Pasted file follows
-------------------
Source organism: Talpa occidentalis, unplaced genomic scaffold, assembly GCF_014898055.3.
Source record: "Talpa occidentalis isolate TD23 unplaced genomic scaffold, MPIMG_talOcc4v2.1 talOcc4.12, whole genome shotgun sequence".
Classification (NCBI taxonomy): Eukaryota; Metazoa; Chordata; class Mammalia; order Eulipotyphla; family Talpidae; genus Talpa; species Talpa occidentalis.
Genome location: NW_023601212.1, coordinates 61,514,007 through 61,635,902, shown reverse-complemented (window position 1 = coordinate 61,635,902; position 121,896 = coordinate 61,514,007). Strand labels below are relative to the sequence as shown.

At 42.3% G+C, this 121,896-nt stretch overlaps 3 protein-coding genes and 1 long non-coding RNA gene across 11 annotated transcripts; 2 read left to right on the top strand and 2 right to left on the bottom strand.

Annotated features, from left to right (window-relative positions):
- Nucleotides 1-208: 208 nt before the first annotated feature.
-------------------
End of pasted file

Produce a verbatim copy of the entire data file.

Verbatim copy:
Source organism: Talpa occidentalis, unplaced genomic scaffold, assembly GCF_014898055.3.
Source record: "Talpa occidentalis isolate TD23 unplaced genomic scaffold, MPIMG_talOcc4v2.1 talOcc4.12, whole genome shotgun sequence".
Classification (NCBI taxonomy): Eukaryota; Metazoa; Chordata; class Mammalia; order Eulipotyphla; family Talpidae; genus Talpa; species Talpa occidentalis.
Genome location: NW_023601212.1, coordinates 61,514,007 through 61,635,902, shown reverse-complemented (window position 1 = coordinate 61,635,902; position 121,896 = coordinate 61,514,007). Strand labels below are relative to the sequence as shown.

At 42.3% G+C, this 121,896-nt stretch overlaps 3 protein-coding genes and 1 long non-coding RNA gene across 11 annotated transcripts; 2 read left to right on the top strand and 2 right to left on the bottom strand.

Annotated features, from left to right (window-relative positions):
- Nucleotides 1-208: 208 nt before the first annotated feature.